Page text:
Special Education & Early Intervention
First-ever equity-focused report examines state-by-state data on federally funded early intervention and special education programs from 2005-2021.
The report finds areas were EI and ECSE are unequal, and sometimes clearly inequitable too. Most striking, we find that children living in states with lower median state median incomes are less likely to receive both EI and ECSE. Asian, Black, and Hispanic children are less likely than White children to receive EI and ECSE. The differences are especially large for Black children and flip at school-age. Boys are twice as likely as girls to receive EI and ECSE. And, like other early childhood education programs, the COVID-19 pandemic resulted in many fewer children receiving EI and ECSE.The report explores these themes further, highlighting both within and between state variations in who has access to EI and ECSE and where children receive services. We also lay out recommendations for increased funding, better data, and a national commission to explore the issues highlighted in the report.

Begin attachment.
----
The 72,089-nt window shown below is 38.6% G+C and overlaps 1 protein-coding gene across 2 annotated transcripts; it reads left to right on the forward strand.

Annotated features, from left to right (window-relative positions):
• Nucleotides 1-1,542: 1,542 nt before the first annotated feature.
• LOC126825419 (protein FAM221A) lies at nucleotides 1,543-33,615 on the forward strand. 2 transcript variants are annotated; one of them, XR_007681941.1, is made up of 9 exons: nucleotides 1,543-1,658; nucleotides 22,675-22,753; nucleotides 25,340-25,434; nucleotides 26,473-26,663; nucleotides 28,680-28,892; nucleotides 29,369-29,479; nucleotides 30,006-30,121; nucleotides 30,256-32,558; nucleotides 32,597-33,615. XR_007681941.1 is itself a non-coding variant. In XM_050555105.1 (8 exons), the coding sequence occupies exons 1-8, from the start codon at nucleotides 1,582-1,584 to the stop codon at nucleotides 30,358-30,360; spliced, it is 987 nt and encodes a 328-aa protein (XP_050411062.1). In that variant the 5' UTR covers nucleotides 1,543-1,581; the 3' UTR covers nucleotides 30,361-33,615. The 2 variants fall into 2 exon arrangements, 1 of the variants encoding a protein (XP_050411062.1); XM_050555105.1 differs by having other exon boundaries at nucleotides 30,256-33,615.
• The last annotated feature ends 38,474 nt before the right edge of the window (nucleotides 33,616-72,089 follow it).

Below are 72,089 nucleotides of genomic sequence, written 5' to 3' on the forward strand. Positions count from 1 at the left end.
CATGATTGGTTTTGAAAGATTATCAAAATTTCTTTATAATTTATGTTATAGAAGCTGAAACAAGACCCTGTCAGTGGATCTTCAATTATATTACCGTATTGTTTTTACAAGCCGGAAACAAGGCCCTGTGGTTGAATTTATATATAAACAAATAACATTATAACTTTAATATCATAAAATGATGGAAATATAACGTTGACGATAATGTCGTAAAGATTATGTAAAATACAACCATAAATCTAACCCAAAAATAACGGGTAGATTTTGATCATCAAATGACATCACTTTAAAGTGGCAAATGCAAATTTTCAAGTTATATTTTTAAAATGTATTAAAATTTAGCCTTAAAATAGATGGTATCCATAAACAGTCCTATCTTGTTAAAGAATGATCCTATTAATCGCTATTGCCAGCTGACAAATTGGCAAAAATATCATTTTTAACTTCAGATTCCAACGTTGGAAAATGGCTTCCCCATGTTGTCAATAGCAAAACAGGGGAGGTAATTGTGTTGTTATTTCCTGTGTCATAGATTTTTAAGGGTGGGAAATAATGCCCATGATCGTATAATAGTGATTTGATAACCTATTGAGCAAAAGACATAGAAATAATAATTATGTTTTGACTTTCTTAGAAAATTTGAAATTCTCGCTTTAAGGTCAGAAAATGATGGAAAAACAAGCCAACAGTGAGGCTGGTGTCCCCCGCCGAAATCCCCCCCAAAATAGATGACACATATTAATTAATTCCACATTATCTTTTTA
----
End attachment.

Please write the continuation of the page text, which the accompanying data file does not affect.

The State(s) of Early Intervention and Early Childhood Special Education: Looking at Equity
The federal Individuals with Disabilities Education Act (IDEA) affords eligible children the civil right of access to special education.1 Access to Early Intervention (EI) and Early Childhood Special Education (ECSE) is essential to support children with disabilities at an early age, setting an early, strong developmental foundation, and putting them on a path towards success. As this report finds, not all young children are equally likely to have access to these important services.